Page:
The Golden Quest Discovery Trail guidebook provides travellers with an historical account of life in the goldfields. We are delighted to provide the following excerpt for your enjoyment.
Goldfields Women – resourceful, resilient and determined
Reading the often-rollicking accounts of early life on the Goldfields, the dominant impression is of one great ‘Boy’s own Adventure’. But women were not missing from the action. They may have been overwhelmingly outnumbered, but those who ventured out to the Goldfields played a vital role in what was a rapidly evolving frontier society.
As historian Tess Thomson points out (Kalgoorlie Miner, 31 December 1999) Goldfields women were ‘not only wives and mothers. They were single, they were widows, they were young and they were old. They ran boarding houses, kept dining rooms… worked as barmaids, washer women, book-keepers and shop assistants. They came as school teachers, nuns and nurses’.
In their formative years, the Goldfields were not so constrained by the straitjacket of mainstream society. Within the vast landscape, there was a freedom that, while strange and sometimes forbidding, was also exhilarating. Resourceful, resilient and determined, goldfields women answered every challenge. Most had journeyed for days or weeks to arrive at their destination. They were not likely to give in lightly.
This was an era when women throughout the Western world were beginning to seek equality of opportunity in education and employment. They were also fighting for the right to vote and to play an active part in political life. This fighting spirit found its way into public life. In the late 1890’s, Goldfields women were more politically active and progressive than most women elsewhere in Australia. During the political storm surrounding the issue of whether or not Western Australia would unite with the other colonies to form the Commonwealth of Australia, they were actively involved in campaigning for the ‘Yes’ vote.
Women frequently took on all kinds of work, regardless of whether it was considered ‘beneath them’. A number of society girls from Victoria found their way to the Goldfields after their parents’ fortunes had been wiped out by the crash of Melbournes overheated property market. Many worked as private nurses, attending to sick prospectors in their tents for a bout three guineas a week. It is said that some journeyed west because they were too proud to be seen working in their home city. On the other side of the continent, few would know what they’d been ‘reduced to’. Others took the journey to seek husbands or to be reunited with family members or friends who had preceded them to the ‘Golden West’.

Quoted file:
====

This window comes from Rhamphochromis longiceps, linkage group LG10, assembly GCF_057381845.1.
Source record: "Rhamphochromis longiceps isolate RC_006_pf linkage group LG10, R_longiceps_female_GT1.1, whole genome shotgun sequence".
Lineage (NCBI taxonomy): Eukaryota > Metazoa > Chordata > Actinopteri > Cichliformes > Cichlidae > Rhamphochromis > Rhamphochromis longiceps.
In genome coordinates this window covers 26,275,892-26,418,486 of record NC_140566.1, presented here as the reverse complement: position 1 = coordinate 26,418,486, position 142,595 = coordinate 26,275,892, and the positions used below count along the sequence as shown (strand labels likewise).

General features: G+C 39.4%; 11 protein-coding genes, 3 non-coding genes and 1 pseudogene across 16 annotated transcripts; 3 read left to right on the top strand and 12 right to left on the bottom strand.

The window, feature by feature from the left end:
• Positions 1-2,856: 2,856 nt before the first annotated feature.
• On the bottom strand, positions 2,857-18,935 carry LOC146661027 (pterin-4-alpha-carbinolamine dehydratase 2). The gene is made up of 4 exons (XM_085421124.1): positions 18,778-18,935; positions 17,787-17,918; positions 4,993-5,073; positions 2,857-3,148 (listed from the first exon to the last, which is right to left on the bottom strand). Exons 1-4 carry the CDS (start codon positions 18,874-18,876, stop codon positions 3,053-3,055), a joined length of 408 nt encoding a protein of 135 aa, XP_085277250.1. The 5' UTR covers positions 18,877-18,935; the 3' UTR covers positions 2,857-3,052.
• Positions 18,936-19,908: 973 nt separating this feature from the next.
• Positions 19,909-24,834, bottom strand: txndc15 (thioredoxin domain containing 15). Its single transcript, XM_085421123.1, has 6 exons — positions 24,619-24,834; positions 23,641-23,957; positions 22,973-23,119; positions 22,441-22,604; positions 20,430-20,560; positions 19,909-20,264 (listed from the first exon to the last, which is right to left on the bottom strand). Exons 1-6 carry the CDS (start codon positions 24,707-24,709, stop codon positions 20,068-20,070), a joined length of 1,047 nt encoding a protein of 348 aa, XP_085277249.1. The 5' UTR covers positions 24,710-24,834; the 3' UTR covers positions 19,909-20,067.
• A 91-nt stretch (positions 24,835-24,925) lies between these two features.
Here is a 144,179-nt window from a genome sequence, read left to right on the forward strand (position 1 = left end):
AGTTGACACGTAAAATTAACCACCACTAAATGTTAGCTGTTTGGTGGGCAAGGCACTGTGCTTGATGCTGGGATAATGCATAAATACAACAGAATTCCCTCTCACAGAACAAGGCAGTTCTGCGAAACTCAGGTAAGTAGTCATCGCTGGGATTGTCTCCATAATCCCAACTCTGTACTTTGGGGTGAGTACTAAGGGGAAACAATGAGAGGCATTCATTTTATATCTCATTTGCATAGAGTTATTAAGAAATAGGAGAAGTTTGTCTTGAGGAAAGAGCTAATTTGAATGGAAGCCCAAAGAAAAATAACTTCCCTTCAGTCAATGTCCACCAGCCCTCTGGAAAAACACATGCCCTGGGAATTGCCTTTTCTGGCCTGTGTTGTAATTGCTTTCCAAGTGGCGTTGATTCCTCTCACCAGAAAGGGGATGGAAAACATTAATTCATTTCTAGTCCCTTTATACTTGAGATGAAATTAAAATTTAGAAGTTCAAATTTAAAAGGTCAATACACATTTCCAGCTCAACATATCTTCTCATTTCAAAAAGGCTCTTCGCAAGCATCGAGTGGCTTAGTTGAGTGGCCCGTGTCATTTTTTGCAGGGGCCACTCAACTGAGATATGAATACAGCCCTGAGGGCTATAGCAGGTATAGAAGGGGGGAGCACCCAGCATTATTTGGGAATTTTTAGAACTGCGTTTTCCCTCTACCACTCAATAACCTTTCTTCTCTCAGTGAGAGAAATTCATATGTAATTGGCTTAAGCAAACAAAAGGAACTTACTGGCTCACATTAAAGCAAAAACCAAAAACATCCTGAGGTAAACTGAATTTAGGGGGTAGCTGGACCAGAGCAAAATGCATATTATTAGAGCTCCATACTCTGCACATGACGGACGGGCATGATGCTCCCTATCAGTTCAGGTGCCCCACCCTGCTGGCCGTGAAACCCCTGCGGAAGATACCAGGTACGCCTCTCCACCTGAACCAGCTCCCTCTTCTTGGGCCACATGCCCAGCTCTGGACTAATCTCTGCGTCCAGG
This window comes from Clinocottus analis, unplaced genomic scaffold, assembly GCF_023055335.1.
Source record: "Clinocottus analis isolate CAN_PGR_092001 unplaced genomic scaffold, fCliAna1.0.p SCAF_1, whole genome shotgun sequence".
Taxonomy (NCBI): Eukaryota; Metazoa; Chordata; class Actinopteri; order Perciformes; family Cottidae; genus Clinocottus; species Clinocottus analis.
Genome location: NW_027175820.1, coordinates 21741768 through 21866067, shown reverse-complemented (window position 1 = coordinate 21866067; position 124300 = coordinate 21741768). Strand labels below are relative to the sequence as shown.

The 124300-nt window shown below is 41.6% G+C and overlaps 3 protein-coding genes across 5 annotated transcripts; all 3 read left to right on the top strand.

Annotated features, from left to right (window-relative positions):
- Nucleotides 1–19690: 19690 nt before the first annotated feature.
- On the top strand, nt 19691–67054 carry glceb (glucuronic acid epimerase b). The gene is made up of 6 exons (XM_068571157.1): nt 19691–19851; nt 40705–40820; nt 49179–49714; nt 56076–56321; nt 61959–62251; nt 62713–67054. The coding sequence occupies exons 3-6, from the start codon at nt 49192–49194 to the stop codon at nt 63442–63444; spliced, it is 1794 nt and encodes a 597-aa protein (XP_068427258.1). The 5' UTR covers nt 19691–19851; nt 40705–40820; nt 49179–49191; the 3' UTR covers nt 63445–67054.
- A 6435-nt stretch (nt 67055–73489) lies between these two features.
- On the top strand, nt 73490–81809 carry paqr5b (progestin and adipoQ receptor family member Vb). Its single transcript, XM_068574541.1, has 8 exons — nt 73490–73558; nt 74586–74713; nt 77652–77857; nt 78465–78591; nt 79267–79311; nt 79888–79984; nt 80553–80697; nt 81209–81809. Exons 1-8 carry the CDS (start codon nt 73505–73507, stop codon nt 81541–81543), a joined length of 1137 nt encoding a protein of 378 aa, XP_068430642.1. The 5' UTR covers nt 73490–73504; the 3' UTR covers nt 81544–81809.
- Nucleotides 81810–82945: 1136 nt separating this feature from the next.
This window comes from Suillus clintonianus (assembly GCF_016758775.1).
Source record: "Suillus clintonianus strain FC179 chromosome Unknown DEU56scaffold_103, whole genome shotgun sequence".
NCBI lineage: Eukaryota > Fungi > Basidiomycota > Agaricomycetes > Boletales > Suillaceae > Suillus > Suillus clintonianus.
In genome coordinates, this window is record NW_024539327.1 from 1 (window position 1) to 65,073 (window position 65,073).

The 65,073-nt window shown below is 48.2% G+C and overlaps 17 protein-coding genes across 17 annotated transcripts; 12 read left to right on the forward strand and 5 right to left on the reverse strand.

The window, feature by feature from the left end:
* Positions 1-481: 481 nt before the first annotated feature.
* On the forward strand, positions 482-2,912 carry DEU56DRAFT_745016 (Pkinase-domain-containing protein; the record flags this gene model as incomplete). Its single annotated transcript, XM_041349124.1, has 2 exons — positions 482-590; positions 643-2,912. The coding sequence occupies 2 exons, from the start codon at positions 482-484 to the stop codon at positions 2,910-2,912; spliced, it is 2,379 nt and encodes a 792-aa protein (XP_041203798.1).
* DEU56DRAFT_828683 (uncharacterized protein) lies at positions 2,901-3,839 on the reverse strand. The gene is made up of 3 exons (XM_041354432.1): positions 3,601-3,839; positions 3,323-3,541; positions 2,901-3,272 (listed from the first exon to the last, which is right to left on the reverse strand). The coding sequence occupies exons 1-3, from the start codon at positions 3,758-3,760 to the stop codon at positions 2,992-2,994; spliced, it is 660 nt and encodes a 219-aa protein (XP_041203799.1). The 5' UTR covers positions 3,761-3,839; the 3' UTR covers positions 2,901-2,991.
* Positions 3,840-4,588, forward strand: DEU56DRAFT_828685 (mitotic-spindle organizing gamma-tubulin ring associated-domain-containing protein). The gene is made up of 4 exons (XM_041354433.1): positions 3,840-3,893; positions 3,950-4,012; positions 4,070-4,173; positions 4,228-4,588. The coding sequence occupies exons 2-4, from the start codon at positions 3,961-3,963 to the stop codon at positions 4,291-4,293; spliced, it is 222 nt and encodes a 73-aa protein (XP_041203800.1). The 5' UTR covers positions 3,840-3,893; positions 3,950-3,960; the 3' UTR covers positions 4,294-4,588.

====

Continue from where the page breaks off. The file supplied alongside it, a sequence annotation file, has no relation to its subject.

And there were those who arrived on the Goldfields as ‘working girls’. This enduring industry initially dominated by French and Japanese women, accompanied by male ‘pimps’.
With the development of pastoralism in the Goldfields, women found new challenges, often finding themselves alone for days on isolated stations. In an article published in The West Australian in 1993, Tommy Lowe, a highly-respected pioneer pastoralist, said that he was blessed with two great women in his life – his mother and his wife. he went on to say, ‘You know, women never really got the recognition they deserved from the community for their role in bringing station country into production. They had no real facilities to do anything… Women often held places together. Without them many men would have given it away’.